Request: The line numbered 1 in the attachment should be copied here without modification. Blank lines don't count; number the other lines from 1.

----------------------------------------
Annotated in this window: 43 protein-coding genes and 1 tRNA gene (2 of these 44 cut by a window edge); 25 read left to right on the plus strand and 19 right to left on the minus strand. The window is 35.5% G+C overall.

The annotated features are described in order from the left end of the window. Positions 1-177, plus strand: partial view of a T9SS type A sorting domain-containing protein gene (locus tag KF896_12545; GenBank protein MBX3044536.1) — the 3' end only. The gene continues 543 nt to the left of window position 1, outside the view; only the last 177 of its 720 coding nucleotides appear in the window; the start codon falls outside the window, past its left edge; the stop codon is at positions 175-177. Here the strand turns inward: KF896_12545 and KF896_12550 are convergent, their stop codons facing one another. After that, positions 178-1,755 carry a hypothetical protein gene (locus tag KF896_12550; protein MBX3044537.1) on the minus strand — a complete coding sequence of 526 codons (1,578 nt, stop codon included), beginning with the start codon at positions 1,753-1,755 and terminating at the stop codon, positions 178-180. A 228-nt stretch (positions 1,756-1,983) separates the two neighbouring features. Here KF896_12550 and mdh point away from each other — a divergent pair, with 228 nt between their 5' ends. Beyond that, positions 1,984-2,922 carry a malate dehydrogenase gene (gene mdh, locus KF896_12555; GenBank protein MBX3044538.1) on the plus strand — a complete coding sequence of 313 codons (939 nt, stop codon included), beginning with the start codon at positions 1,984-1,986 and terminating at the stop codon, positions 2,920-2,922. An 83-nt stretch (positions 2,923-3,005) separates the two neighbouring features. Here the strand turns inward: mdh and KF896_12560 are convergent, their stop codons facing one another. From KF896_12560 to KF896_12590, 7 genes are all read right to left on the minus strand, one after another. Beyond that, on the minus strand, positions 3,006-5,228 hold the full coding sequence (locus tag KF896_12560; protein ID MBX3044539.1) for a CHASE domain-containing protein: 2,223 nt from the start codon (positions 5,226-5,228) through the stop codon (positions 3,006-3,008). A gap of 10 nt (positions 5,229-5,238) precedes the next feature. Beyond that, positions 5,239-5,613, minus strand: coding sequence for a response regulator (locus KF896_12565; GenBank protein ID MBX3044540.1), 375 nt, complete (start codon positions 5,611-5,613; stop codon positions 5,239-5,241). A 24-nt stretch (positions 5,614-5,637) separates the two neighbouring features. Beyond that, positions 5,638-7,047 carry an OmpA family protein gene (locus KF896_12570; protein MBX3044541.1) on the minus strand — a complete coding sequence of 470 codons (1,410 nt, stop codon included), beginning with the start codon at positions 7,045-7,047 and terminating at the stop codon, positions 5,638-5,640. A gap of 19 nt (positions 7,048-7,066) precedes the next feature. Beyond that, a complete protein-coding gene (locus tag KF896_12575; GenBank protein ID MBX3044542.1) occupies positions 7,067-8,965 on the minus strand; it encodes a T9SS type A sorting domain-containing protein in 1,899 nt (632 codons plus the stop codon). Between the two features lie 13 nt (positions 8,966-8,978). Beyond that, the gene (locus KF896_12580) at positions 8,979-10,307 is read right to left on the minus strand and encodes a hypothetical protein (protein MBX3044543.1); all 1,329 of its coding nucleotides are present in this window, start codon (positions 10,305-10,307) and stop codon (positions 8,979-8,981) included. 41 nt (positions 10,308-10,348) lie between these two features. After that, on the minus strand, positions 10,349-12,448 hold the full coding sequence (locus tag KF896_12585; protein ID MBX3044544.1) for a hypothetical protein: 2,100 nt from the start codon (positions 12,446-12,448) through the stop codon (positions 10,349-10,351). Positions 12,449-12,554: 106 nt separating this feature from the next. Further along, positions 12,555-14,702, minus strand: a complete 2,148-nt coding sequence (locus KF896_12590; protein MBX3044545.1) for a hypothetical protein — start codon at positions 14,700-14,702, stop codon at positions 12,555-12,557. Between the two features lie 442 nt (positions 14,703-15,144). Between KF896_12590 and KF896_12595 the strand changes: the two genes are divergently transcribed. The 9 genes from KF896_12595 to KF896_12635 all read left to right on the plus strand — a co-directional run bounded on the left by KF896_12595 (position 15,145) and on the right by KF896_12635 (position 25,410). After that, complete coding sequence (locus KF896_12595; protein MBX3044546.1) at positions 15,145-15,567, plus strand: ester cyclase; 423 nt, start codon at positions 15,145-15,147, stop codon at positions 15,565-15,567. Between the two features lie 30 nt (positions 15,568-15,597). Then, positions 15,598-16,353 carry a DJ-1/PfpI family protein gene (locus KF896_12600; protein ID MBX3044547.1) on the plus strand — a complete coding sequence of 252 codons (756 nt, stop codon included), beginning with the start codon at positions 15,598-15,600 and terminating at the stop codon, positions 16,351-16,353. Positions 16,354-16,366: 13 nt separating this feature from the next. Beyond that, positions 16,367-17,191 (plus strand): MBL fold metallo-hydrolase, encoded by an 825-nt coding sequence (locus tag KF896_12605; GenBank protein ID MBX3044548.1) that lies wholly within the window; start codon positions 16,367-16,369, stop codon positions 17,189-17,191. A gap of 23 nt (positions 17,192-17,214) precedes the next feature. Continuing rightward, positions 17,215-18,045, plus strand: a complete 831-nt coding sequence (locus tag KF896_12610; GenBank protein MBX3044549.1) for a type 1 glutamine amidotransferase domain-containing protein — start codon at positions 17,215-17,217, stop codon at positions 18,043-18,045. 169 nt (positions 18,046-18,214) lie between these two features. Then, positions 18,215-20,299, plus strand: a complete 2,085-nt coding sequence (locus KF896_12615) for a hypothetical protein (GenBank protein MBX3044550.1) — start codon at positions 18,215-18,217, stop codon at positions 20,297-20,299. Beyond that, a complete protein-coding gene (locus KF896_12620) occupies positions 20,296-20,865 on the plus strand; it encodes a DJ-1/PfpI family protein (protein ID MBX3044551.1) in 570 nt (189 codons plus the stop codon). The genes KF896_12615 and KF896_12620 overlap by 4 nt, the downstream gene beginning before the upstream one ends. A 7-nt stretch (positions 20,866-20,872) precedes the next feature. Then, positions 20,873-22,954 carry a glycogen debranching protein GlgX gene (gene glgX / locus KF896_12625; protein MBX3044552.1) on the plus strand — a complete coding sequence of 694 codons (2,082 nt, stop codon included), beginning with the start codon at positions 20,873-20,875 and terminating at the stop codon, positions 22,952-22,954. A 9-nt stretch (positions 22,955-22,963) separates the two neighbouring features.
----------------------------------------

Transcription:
Annotated in this window: 43 protein-coding genes and 1 tRNA gene (2 of these 44 cut by a window edge); 25 read left to right on the plus strand and 19 right to left on the minus strand. The window is 35.5% G+C overall.